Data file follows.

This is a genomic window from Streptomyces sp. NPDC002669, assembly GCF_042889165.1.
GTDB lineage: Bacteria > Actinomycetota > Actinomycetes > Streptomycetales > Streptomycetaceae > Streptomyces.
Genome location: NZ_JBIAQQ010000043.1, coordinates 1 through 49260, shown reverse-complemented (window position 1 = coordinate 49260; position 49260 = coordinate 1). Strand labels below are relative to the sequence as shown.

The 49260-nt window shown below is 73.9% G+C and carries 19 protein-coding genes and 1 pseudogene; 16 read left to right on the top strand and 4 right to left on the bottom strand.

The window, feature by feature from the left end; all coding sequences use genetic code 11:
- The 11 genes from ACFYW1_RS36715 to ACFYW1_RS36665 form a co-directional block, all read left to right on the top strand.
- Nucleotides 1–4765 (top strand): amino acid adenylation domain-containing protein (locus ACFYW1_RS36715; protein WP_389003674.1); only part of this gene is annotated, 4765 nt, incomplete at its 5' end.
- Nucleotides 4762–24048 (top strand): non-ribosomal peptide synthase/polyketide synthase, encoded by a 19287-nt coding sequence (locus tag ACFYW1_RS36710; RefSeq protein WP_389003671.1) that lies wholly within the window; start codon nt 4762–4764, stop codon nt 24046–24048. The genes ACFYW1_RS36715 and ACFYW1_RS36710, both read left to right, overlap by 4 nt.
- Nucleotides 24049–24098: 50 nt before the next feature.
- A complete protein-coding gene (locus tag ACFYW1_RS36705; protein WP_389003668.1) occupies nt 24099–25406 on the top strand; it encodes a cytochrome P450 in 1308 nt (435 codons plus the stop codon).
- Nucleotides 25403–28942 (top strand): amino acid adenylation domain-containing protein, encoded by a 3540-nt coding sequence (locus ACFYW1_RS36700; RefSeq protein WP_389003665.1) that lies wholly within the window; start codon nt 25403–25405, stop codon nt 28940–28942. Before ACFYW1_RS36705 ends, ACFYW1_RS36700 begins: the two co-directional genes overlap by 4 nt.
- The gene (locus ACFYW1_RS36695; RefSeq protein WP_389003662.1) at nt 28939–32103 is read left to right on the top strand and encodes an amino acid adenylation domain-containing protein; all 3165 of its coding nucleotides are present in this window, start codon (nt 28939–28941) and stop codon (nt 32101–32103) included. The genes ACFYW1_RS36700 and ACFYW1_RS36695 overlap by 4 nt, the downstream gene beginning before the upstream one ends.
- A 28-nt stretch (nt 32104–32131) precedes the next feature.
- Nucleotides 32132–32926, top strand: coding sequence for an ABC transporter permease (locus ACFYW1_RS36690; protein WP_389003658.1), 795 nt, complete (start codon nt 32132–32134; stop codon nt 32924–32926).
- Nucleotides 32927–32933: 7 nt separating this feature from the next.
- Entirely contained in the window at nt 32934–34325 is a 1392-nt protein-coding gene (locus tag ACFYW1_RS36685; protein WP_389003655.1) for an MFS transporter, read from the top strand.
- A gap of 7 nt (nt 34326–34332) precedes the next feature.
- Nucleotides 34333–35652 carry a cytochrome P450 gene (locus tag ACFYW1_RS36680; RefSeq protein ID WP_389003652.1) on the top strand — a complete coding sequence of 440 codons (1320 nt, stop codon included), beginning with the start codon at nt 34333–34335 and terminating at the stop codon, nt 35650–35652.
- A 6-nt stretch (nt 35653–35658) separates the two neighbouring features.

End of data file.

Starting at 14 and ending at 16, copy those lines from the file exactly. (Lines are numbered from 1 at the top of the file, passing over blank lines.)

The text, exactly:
- Nucleotides 32132–32926, top strand: coding sequence for an ABC transporter permease (locus ACFYW1_RS36690; protein WP_389003658.1), 795 nt, complete (start codon nt 32132–32134; stop codon nt 32924–32926).
- Nucleotides 32927–32933: 7 nt separating this feature from the next.
- Entirely contained in the window at nt 32934–34325 is a 1392-nt protein-coding gene (locus tag ACFYW1_RS36685; protein WP_389003655.1) for an MFS transporter, read from the top strand.